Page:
Friday, April 4, 2014

The Other Side Of The Coin

As posts like yesterday's would suggest, Thing Two's social and language deficiencies are definitely improving.  One very good thing about the fact that he has had the same case manager/social worker, speech therapists and neurodevelopmental pediatrician since he was four is that everyone involved has been with him long enough to remember what he was like back in the 'bad old days,' so all can take joy in his progress since then.  He's really doing remarkably well overall, except in one glaring area: his behavior toward me.  He can be the most stubborn, argumentative, contrary little pain in the ass in the universe when he feels like it, but he rarely directs this charming behavior toward anyone other than good ol' Mom.  Even my husband is largely exempt, which really pisses me off although I do understand it: I'm the primary caregiver, therefore I am the target.

He can clearly control the behavior: the school folks don't see it.  I know that it means that he's comfortable in the fact that I love him no matter what.  I know that he hates the fact that he needs help, and I know that he really is a my-way-or-the-highway kind of kid by nature and hates being told what to do (or made to do things that he really doesn't want to do) just on general principles.  I know that after holding it all together during the day, at home is where he's going to vent.  I KNOW all this.  But sometimes the knowing doesn't make it better, and I just get so frustrated.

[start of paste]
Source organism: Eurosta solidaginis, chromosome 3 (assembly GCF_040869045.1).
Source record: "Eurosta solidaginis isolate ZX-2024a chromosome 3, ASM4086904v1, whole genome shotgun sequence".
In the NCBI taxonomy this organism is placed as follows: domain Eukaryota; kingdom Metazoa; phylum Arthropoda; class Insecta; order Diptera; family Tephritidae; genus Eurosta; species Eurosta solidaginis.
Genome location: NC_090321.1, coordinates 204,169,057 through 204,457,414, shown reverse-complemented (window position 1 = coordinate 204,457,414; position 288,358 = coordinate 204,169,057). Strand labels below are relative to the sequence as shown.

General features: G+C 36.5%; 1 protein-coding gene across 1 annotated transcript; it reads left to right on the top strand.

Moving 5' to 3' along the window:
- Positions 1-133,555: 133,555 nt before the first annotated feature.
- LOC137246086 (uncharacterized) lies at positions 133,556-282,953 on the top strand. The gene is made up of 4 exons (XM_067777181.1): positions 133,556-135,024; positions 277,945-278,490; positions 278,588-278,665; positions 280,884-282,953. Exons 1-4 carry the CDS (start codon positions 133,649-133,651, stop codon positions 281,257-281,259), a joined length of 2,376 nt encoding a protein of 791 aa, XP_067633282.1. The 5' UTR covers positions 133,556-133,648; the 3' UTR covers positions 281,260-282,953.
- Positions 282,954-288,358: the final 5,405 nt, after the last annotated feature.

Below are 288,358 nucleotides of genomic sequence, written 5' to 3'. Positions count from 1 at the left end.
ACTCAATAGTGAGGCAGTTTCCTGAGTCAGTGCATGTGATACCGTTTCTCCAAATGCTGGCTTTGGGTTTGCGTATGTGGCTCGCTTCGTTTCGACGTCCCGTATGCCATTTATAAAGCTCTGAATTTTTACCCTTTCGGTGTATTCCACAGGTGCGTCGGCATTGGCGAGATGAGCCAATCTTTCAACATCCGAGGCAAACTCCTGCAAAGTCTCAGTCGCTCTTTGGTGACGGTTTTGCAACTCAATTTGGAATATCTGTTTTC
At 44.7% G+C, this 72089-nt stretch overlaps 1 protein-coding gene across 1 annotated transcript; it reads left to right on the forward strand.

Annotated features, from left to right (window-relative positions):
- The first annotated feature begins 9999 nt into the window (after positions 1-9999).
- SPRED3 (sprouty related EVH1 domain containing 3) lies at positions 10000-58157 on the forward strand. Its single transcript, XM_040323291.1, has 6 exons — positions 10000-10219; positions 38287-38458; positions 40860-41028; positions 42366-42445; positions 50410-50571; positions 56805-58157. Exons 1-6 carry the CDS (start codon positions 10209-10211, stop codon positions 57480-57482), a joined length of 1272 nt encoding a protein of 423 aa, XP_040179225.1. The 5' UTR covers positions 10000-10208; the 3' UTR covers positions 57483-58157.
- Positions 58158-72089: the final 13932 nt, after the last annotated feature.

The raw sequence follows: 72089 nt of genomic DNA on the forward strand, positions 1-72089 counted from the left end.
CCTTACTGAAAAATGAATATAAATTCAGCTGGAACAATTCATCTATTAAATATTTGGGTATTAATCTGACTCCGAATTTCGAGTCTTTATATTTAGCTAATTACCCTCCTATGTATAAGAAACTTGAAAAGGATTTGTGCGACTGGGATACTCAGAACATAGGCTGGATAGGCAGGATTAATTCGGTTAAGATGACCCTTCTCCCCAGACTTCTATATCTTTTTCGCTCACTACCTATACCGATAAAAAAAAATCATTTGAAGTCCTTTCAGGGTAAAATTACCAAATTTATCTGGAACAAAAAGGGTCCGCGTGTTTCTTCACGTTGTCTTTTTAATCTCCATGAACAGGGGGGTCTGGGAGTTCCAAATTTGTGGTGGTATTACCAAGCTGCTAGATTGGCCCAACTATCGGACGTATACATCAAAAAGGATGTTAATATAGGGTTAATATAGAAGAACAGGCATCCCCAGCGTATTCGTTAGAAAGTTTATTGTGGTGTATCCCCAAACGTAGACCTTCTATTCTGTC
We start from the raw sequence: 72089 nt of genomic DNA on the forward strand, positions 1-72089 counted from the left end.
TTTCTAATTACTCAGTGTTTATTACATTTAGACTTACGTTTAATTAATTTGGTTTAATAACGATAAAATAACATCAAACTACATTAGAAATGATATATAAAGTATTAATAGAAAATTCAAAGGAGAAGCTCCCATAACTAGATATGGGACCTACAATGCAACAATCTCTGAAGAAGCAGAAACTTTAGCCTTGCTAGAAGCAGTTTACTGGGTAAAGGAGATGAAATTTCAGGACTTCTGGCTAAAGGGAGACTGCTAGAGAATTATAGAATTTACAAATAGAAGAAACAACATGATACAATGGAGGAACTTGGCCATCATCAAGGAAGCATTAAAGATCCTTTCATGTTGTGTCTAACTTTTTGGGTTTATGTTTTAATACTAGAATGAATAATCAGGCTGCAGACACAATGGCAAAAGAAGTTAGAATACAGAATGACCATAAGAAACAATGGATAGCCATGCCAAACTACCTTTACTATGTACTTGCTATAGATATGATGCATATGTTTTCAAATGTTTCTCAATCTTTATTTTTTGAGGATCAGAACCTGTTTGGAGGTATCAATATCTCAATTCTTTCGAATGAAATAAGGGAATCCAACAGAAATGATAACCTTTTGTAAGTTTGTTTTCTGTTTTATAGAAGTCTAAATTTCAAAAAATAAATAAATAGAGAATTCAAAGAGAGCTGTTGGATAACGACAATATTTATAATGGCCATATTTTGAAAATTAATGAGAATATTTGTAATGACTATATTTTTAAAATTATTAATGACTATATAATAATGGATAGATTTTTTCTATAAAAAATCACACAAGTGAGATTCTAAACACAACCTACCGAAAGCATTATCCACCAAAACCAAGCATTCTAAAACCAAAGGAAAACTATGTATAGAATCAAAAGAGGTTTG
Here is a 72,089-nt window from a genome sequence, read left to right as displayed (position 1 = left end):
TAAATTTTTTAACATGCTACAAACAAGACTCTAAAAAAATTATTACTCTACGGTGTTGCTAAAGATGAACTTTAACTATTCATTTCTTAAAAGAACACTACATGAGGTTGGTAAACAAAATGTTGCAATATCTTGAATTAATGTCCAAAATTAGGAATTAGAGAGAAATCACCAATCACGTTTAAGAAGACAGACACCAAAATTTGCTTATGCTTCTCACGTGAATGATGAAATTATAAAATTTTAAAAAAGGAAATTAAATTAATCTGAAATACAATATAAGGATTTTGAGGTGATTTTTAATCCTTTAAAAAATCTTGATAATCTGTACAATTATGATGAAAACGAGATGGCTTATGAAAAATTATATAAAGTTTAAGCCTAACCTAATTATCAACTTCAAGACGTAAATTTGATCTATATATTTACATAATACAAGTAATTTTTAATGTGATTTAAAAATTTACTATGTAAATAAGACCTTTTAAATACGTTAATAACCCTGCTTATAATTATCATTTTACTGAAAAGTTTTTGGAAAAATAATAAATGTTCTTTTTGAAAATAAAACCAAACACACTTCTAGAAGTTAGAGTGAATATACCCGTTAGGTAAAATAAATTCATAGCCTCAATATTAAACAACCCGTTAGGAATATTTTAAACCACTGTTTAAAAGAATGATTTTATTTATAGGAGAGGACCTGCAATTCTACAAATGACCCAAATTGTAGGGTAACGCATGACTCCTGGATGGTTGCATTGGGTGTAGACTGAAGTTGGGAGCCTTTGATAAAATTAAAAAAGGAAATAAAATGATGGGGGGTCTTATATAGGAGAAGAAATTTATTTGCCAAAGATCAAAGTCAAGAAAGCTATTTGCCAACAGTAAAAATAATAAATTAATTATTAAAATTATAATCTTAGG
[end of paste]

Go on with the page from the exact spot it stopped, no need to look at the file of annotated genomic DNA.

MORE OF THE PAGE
Dammit, I was the one who started asking doctors if there was something wrong with him starting at his 18-month well visit.  I was the one who took him for his first formal evaluation at three and sobbed through the explanation of the results.  I was (and AM) the one who has taken him to every therapist's appointment he's ever had.  I was the one who worked with him at home for hours on end, every day of the week, while he was in preschool, with worksheets and special-ed video games and special-ed toys and anything his therapists thought might help him progress.  I'm the one who works on his homework with him, helps him study, and the one the teachers and therapists call with suggestions for things to be done at home (which I then do.)  I know that there are no medals that come with parenting--I am just doing my job the best I can and I'm not looking for any back-pats from anybody, believe me.  But to have spent the last six-plus years of my life focused so entirely on getting him out of the massive hole that the genepool dug for him and to then be the one that he turns hurts a lot.  I won't lie.  It would be entirely irrational of me to expect him to be grateful, but the fact that I seem to be the villain in this show is getting really old.

His favorite words for me right now are "I don't want to."  Getting him to do anything requires an argument, no matter how politely I ask or how many times I warn him that a transition is coming.  When he's upset with me, he'll deliberately avoid giving me a kiss goodbye at the bus stop in the morning, just because he knows that it makes me sad.  If I were guessing, he's just trying to have some control in a universe that frustrates him mightily and in which he feels powerless, but I'm hoping that one of these days he will figure out that I am actually on his team and not the enemy!



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